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Tag you’re it: Enhancing access to graphic novels

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  1. Tag you’re it: Enhancing access to graphic novels Wendy West wwest@albany.edu

  2. Summary of Research Project To examine the access being provided for graphic novel titles in the discovery layers and online catalogs of a group of Association of Research Libraries through cataloging practices and social tagging.

  3. Research Questions • Do academic libraries provide users with the option to add social tags within their online catalog or discovery layer? • When libraries provide tagging capabilities do end users tag graphic novels to enhance access? • Are there specific patterns in the tagging terminology of graphic novels (i.e., use of the term graphic novels)? • What metadata are catalogers using to identify graphic novels? • Does retrospective tagging play a role in access enhancement of earlier issued graphic novels?

  4. Methodology • Through a series of searches in WorldCat, identified a sample of 59 titles that lacked genre headings (655) or subject headings identifying them as graphic novels. • Selected 75 ARL libraries to review catalogs & discovery layers. • 38 libraries offered social tagging options to users.

  5. Graphic Novels • 59 graphic novel titles were used in the study. • Publication dates ranged from 1979 through 2010. • All but 5 were held in at least 1 library, resulting in a review of 668 bibliographic records. • Content ranged from young readers to adult. • Amelia Earhart: this broad ocean • Cancer vixen • Charles Darwin’s on the origins of species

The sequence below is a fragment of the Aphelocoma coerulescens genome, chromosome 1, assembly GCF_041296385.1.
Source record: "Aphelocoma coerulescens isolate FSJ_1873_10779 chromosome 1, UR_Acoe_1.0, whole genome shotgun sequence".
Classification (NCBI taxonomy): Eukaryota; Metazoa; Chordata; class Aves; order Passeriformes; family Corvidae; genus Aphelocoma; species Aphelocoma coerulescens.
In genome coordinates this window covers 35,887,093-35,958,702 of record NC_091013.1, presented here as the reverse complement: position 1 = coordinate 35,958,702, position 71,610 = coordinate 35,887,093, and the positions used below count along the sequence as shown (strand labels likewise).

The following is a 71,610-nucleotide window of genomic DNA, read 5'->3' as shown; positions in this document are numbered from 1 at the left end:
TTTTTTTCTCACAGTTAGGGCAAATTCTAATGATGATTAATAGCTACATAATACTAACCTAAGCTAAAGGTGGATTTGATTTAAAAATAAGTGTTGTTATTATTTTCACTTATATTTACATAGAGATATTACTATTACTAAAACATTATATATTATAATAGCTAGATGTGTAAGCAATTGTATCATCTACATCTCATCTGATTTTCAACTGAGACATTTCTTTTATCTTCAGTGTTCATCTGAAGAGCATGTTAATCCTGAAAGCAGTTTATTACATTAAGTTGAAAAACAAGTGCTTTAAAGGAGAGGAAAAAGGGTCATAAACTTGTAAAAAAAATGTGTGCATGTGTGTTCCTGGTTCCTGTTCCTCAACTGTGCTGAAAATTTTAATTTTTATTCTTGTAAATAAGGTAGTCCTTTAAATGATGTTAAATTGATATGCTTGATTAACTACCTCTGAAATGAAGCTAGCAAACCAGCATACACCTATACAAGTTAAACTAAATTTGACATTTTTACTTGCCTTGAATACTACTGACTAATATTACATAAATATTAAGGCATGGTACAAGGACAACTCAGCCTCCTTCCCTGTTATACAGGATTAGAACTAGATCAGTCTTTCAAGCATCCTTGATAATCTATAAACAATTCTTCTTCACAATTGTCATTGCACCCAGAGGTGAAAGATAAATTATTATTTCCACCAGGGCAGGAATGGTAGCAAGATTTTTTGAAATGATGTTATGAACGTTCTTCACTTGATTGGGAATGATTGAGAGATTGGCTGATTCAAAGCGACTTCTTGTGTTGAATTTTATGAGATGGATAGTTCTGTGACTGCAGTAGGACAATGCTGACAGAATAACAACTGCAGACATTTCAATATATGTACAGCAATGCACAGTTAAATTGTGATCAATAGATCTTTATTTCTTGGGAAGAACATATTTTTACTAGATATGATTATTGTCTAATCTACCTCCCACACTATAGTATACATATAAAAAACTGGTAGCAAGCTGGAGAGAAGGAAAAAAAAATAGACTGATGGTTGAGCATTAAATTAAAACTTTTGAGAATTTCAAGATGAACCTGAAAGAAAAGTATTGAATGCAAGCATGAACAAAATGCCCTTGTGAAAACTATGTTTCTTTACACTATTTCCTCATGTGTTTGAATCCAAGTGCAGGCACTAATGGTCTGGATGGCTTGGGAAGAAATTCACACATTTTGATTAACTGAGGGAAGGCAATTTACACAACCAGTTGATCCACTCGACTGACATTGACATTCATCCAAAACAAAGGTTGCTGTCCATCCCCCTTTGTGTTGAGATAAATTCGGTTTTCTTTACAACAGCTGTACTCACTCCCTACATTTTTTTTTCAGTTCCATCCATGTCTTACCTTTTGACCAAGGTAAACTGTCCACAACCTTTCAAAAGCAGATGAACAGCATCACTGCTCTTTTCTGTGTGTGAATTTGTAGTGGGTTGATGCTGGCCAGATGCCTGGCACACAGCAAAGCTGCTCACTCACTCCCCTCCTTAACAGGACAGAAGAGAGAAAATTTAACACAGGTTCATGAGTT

6. Results

  7. Social Tagging • All of the discovery tools offered users the option to tag. • 13 (34%) offered a search utility to retrieve tagged items. • 7 (18.4%) offered the ability to refine results lists with tag terms only. • 19 (50%) of the libraries had at least one title with a social tag indicating that it was a graphic novel.

  8. Number & percent of tagged graphic novels in libraries with tagged items

  9. Genre Headings • 64 (9.6%) record had genre heading for graphic novels. • 39 (60%) records - updated in WorldCat • 21 (32.8%) records - added at the local level • 28 (73.7%) of the libraries had at least 1 record updated to include a genre heading. • Of the 28 libraries: • 15 (53.5%) = <10% of sample titles • 8 (28.5%) = 10.1 – 20% • 5 (17.9%) = 21.4 – 43.4%

  10. Access • 143 (21.4%) sample graphic novels had additional access through genre headings and social tags. • Social tags provided more additional access than genre headings. • There was very little overlap of genre headings and graphic novel social tags (3%).

  11. Limitations • Graphic novel – genre vs format remains controversial • Did not survey catalogers to determine differing philosophies • Graphic novels are a unique resource and the practice of adding these materials to collections. The wide range of holdings impacted the number of potential tagging opportunities across libraries.

  12. Conclusions The results of this study indicate that while social tags and/or genre headings did provide additional access to graphic novels, their use is limited across the study’s library population. Addition of the social tagging and genre headings increases the potential for users to identify and locate the materials. Social tagging provides a provocative mechanism for user access. Libraries need to provide adequate search mechanisms to promote effective retrieval.

  13. For more details…… West, Wendy (2013). “Tag, you’re it: enhancing access to graphic novels.” Portal: Libraries and the Academy, 13 (3), July 2013.